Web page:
Let’s face it, responsive images are a real pain in the neck.
As a web designer, I want complete control over picture dimensions at any size; but i am constantly compromising designs to deal with the constraints of user-provided images. These constraints are well known to any designer:
- If I want an image to display well, I need to render it in it’s native aspect ratio, or blindly crop it without regard to composition.
- If I am lucky enough to work with content managers who upload images at all, they rarely will provide a common set of dimensions, let alone providing predictable composition, or multiple sizes for responsive use.
- Manually editing photos for better composition or ratio costs billable hours that many clients won’t respect on an invoice.
All these problems can be traced to one common issue Dumb Image Rendering.
Traditional wisdom says: “send only the final image to the client, in as small a file-size as possible”. This limits the options we have for responsive imagery, shy of loading different images at different screen-sizes (such as with the SmarterImages plugin). However, this traditional wisdom is flawed.
Retina Displays are already breaking down our ability to serve optimal image sizes, and display density seems to keep increasing, every year. In-browser image scaling technology keeps improving, and even on mobile, connection speeds are quickly becoming a non-issue for small sites.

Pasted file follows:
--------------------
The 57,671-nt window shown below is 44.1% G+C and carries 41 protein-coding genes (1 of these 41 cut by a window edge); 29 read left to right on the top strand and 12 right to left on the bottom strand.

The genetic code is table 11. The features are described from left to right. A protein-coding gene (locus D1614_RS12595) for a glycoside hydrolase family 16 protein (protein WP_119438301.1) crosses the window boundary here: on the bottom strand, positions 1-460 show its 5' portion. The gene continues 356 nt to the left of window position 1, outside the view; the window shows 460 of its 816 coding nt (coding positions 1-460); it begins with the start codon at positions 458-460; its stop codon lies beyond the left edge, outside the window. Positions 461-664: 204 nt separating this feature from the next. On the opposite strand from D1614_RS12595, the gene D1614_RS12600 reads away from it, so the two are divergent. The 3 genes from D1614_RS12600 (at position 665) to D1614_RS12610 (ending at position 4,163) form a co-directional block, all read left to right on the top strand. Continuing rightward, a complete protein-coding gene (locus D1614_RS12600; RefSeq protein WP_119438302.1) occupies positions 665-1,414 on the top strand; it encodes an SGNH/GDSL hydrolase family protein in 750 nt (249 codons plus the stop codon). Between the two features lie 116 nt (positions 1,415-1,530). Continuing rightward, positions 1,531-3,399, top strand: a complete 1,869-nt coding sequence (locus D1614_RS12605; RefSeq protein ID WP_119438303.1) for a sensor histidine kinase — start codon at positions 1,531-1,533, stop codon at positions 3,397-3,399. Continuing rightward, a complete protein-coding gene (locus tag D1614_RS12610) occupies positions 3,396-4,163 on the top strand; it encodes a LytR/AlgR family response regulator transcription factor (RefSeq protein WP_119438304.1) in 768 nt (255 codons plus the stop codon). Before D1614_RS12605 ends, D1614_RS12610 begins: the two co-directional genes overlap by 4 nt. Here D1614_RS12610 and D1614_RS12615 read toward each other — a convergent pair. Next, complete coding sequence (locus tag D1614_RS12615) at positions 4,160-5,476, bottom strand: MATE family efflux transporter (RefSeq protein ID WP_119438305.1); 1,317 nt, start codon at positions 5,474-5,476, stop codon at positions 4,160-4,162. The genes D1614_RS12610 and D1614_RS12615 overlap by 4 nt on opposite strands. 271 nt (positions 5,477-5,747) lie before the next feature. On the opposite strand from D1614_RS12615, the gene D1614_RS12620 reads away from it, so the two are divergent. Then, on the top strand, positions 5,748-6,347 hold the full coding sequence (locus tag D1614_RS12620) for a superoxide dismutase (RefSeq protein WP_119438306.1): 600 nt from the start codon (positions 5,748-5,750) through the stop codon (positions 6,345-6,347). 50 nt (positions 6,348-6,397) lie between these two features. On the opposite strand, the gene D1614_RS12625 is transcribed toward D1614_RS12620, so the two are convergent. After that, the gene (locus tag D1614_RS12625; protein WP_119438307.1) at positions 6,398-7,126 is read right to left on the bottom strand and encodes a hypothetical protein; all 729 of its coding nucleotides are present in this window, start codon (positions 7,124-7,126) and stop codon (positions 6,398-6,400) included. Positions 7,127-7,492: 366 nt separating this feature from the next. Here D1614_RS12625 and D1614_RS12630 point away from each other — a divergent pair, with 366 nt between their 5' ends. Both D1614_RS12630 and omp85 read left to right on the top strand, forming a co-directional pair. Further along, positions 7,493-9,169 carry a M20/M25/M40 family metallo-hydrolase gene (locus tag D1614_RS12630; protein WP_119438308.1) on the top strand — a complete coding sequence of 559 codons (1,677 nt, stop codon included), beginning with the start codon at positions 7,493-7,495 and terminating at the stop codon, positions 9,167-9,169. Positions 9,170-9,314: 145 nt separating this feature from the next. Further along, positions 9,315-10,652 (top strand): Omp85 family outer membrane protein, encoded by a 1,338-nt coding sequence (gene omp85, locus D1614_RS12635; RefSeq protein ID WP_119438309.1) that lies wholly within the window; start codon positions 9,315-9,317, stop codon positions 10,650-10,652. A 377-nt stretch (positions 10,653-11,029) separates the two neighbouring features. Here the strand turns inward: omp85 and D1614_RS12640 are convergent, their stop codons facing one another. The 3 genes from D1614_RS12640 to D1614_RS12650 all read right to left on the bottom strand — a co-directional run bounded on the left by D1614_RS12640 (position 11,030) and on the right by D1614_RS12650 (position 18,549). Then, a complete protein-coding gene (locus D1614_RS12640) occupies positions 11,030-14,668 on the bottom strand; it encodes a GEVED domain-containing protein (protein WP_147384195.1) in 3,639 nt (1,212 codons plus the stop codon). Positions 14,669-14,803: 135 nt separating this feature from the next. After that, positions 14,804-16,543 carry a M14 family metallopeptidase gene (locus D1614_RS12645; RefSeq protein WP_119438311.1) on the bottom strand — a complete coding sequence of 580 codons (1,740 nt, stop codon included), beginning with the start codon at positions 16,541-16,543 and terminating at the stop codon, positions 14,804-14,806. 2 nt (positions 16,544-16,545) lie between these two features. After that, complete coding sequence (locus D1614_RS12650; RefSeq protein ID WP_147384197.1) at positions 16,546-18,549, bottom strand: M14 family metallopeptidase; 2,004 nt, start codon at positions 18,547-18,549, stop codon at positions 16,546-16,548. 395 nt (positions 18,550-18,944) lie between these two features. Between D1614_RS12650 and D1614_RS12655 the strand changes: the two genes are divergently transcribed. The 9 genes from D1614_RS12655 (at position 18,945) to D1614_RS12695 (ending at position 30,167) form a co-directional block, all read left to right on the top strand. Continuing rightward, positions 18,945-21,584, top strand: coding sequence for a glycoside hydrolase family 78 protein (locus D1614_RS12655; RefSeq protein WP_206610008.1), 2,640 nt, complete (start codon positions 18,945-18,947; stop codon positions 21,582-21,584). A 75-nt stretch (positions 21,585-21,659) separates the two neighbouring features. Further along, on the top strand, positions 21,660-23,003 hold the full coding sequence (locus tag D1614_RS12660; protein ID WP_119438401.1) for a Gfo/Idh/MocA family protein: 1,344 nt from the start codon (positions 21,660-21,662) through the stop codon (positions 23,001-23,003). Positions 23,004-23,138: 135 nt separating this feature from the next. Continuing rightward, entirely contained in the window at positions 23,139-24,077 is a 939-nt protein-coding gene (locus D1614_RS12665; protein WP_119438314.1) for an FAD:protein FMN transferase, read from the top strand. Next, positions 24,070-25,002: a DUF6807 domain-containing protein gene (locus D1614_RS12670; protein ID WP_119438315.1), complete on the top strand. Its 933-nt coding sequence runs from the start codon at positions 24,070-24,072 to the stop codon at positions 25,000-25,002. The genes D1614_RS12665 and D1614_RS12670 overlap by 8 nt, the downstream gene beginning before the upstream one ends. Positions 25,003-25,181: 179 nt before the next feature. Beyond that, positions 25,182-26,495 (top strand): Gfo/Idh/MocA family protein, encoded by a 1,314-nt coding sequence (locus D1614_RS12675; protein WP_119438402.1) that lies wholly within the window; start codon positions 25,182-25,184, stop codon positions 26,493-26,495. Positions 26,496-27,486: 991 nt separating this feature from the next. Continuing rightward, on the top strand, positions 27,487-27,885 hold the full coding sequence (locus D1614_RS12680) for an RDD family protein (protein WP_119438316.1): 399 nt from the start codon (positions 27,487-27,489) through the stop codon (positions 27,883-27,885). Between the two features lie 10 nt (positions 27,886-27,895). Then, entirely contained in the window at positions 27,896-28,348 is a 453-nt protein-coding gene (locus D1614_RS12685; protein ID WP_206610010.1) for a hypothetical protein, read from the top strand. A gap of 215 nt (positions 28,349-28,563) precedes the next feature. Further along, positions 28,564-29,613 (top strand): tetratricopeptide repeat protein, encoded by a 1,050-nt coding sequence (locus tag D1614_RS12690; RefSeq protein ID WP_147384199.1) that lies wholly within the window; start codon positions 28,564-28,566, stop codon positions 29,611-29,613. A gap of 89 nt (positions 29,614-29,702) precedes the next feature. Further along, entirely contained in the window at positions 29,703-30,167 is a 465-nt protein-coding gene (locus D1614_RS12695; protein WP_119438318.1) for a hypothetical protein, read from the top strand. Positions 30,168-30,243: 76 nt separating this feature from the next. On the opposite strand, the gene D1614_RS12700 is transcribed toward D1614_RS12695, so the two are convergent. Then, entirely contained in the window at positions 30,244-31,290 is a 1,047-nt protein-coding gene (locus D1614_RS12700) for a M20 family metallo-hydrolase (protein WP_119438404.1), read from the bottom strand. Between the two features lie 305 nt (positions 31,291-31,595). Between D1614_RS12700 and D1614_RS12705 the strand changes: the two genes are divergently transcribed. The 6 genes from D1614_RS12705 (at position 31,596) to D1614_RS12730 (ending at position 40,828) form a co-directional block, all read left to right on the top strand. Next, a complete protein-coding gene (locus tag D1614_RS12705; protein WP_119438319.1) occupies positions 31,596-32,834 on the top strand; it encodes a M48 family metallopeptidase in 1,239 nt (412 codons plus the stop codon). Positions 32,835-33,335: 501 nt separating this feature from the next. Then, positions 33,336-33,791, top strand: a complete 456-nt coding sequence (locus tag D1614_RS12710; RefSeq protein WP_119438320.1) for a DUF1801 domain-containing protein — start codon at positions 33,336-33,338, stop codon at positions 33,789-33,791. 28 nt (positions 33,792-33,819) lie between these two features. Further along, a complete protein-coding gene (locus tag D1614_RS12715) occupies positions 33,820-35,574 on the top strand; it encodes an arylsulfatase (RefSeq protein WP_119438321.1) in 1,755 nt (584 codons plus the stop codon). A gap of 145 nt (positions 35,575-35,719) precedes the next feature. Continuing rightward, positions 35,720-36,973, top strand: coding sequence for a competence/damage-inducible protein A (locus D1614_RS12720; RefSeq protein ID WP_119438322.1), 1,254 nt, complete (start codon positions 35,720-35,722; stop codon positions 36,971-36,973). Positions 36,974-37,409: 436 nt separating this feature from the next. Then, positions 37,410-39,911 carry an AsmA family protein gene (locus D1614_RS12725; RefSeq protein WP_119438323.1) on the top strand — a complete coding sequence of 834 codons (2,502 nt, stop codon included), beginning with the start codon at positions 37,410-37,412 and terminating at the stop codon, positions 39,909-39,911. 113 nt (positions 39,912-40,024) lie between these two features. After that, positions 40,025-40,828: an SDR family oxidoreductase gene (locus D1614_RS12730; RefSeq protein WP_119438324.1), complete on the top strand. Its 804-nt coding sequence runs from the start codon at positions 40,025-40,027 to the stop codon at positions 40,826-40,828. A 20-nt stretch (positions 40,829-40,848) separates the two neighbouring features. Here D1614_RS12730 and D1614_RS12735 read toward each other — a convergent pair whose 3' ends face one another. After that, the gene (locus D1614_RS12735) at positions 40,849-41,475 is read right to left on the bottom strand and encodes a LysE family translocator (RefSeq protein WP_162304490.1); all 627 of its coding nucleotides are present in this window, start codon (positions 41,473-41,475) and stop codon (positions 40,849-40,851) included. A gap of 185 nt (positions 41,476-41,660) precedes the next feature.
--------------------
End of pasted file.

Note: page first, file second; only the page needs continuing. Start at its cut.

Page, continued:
Sending formatted images to the client serves to prevent smarter ways to handle image rendering.
jQuery SmartCrop takes an unformatted, high-resolution image, and crops and resizes it to match the dimensions imposed on the element, creating a final image that attempts to conform to basic composition rules, and highlights the central topic or Focal Point of the image.
How do we Find a Focal Point?
Focal points can be set manually for each image, but that simply trades one problem for another. The average content manager cannot be expected to manually choose the focus for every image. Instead, we use an algorithm!
First, we split the image into a set of horizontal and vertical strips. Next, we measure the average color of each strip, and identify the one that differs most from the average color of the image. This metric is the first half of our algorithm. Then, we use a Sobel Filter to measure the entropy, or edgy-ness of each strip. The strip containing the most discrete edges is most likely in sharp focus. This metric is the second half of our algorithm.
We weight these two values together, to identify the area of the image with the most entropy and furthest color from the average. This area is considered the focus of the image.
This sounds Awesome! Can I use it for [project name]?
Unfortunately, the answer is not quite yet.
The current plugin is a very rough proof of concept. It currently takes a LOT of system resources to calculate the focal point of the image, and the algorithms are far from exact. The plugin will need some severe reworking before it is useful as anything but a curiosity.
However, I firmly believe that smartCrop could be the future.